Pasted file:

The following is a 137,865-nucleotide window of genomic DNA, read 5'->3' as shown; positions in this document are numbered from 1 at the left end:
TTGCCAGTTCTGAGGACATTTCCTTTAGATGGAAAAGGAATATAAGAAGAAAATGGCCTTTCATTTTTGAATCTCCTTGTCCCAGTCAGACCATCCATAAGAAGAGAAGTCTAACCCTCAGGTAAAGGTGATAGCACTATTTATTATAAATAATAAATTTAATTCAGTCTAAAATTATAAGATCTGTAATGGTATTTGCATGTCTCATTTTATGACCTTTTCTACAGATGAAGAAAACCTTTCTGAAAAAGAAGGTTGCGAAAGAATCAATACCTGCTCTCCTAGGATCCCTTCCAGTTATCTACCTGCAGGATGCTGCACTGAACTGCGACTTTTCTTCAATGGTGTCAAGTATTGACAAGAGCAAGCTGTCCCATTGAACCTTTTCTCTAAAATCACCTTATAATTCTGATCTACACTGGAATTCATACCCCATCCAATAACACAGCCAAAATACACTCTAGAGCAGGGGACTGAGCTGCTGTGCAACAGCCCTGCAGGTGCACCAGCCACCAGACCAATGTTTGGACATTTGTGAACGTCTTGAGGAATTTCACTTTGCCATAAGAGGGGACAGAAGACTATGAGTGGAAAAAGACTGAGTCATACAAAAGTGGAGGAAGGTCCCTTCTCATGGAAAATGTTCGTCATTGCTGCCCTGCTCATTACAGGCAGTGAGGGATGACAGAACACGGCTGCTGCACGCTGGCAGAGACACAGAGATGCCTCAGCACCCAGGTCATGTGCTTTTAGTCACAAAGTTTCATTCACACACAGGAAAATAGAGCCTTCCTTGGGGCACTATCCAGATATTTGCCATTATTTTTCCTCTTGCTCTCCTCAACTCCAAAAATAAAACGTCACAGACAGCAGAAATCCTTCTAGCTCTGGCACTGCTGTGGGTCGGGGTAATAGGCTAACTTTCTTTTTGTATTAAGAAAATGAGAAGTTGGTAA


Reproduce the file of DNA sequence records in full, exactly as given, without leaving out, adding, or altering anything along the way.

The following is a 137,865-nucleotide window of genomic DNA, read 5'->3' as shown; positions in this document are numbered from 1 at the left end:
TTGCCAGTTCTGAGGACATTTCCTTTAGATGGAAAAGGAATATAAGAAGAAAATGGCCTTTCATTTTTGAATCTCCTTGTCCCAGTCAGACCATCCATAAGAAGAGAAGTCTAACCCTCAGGTAAAGGTGATAGCACTATTTATTATAAATAATAAATTTAATTCAGTCTAAAATTATAAGATCTGTAATGGTATTTGCATGTCTCATTTTATGACCTTTTCTACAGATGAAGAAAACCTTTCTGAAAAAGAAGGTTGCGAAAGAATCAATACCTGCTCTCCTAGGATCCCTTCCAGTTATCTACCTGCAGGATGCTGCACTGAACTGCGACTTTTCTTCAATGGTGTCAAGTATTGACAAGAGCAAGCTGTCCCATTGAACCTTTTCTCTAAAATCACCTTATAATTCTGATCTACACTGGAATTCATACCCCATCCAATAACACAGCCAAAATACACTCTAGAGCAGGGGACTGAGCTGCTGTGCAACAGCCCTGCAGGTGCACCAGCCACCAGACCAATGTTTGGACATTTGTGAACGTCTTGAGGAATTTCACTTTGCCATAAGAGGGGACAGAAGACTATGAGTGGAAAAAGACTGAGTCATACAAAAGTGGAGGAAGGTCCCTTCTCATGGAAAATGTTCGTCATTGCTGCCCTGCTCATTACAGGCAGTGAGGGATGACAGAACACGGCTGCTGCACGCTGGCAGAGACACAGAGATGCCTCAGCACCCAGGTCATGTGCTTTTAGTCACAAAGTTTCATTCACACACAGGAAAATAGAGCCTTCCTTGGGGCACTATCCAGATATTTGCCATTATTTTTCCTCTTGCTCTCCTCAACTCCAAAAATAAAACGTCACAGACAGCAGAAATCCTTCTAGCTCTGGCACTGCTGTGGGTCGGGGTAATAGGCTAACTTTCTTTTTGTATTAAGAAAATGAGAAGTTGGTAA